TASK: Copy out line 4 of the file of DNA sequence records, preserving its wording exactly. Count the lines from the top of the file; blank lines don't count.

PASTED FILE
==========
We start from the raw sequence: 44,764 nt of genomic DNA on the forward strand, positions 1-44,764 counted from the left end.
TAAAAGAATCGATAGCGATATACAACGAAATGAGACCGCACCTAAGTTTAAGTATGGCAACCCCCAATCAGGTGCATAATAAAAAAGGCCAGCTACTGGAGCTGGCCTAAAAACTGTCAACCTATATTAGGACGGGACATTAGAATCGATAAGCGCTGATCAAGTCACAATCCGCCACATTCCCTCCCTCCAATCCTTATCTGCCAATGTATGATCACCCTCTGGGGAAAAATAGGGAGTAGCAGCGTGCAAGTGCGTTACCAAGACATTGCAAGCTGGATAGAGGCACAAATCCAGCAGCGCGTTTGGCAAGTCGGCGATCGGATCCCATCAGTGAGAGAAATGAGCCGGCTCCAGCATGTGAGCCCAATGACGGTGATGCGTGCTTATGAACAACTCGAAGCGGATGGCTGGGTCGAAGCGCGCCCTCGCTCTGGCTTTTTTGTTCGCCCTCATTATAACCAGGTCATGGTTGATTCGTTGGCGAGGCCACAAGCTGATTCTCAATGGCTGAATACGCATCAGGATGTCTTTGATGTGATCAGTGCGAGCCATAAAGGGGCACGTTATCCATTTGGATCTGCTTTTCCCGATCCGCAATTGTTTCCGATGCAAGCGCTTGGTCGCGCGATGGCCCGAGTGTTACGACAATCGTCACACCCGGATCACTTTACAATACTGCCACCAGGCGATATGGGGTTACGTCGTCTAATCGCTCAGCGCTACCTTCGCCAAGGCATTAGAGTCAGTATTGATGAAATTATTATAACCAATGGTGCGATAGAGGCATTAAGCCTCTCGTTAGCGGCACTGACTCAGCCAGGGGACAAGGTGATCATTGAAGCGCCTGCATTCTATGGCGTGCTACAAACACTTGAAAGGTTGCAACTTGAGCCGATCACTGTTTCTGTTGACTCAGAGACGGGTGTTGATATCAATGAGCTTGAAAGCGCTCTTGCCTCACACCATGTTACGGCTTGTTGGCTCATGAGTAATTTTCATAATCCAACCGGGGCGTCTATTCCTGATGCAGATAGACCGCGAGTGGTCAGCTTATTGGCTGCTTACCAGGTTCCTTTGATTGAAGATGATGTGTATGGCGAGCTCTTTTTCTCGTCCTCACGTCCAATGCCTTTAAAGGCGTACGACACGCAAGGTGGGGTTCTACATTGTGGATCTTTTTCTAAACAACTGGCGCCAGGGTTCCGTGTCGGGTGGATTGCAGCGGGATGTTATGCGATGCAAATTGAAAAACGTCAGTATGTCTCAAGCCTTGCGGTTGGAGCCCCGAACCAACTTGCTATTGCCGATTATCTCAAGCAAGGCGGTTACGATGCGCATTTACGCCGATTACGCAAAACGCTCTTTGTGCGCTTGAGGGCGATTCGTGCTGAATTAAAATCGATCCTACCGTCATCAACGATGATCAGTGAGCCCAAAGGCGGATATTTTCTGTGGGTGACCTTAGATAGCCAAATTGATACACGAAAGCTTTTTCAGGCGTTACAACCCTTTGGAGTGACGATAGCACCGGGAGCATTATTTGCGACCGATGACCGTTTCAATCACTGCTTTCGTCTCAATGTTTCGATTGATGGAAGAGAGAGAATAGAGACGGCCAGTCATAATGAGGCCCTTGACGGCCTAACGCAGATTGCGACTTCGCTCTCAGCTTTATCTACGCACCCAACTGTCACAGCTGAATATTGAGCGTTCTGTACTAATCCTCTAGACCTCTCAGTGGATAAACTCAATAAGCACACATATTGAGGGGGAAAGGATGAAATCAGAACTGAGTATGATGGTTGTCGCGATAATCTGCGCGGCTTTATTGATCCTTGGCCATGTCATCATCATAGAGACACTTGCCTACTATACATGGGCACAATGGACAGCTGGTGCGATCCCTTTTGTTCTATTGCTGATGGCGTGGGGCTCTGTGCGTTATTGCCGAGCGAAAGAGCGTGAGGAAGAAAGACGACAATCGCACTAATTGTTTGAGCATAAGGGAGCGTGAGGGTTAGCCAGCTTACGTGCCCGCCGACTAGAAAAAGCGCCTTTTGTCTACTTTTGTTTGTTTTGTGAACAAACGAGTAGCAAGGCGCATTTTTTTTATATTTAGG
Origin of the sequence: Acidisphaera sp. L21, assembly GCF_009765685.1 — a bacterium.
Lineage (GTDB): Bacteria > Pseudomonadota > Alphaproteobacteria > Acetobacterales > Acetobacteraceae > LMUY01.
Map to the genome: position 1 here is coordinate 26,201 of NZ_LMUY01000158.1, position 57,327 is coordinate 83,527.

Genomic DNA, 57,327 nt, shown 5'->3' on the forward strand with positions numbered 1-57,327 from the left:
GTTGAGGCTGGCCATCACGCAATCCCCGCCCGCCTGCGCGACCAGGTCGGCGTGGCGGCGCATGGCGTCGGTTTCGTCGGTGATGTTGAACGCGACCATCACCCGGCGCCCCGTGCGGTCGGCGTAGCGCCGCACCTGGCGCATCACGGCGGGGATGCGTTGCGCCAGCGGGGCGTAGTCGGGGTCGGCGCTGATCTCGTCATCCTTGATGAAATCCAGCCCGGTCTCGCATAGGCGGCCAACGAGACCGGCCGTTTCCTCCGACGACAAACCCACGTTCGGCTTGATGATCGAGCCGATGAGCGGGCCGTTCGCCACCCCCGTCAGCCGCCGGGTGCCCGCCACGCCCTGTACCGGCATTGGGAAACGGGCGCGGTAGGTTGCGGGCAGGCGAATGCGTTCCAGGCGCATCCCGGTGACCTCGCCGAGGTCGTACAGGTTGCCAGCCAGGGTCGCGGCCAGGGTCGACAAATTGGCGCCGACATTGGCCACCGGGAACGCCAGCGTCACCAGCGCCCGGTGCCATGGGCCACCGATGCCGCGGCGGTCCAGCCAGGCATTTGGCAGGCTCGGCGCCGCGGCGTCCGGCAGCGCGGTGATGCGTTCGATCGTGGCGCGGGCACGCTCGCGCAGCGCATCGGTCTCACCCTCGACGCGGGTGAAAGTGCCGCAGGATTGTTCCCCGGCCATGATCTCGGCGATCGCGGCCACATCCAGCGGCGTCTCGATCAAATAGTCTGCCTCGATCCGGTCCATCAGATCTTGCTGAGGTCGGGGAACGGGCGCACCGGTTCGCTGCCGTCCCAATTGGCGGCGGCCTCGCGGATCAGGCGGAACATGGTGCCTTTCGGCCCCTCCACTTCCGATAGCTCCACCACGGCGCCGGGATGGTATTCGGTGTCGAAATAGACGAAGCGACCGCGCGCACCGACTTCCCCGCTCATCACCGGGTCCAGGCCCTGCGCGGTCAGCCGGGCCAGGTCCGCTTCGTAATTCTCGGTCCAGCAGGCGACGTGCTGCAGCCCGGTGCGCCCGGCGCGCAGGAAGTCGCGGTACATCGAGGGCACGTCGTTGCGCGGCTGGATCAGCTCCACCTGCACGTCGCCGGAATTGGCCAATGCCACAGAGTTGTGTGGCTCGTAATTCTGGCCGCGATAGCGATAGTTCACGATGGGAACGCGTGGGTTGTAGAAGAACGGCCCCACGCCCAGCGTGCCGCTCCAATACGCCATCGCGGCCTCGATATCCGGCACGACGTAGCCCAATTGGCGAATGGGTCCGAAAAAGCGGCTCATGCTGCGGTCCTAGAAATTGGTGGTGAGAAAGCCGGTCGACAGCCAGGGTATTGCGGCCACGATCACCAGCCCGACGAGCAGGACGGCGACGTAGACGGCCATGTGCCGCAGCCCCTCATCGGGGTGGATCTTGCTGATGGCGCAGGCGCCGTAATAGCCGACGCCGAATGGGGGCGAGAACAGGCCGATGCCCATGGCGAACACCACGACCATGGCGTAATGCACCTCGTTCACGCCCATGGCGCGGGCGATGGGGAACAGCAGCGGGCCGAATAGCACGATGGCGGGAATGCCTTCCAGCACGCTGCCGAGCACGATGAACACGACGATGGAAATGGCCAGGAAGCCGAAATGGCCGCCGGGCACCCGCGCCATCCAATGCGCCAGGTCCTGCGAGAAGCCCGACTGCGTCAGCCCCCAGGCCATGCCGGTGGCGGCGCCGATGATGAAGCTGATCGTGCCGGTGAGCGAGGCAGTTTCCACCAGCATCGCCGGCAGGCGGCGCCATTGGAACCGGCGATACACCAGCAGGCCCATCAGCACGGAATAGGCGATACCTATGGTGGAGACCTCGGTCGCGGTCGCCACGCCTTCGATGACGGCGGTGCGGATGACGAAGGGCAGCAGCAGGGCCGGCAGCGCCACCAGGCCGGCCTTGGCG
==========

Lineage (GTDB): Bacteria > Pseudomonadota > Alphaproteobacteria > Acetobacterales > Acetobacteraceae > LMUY01.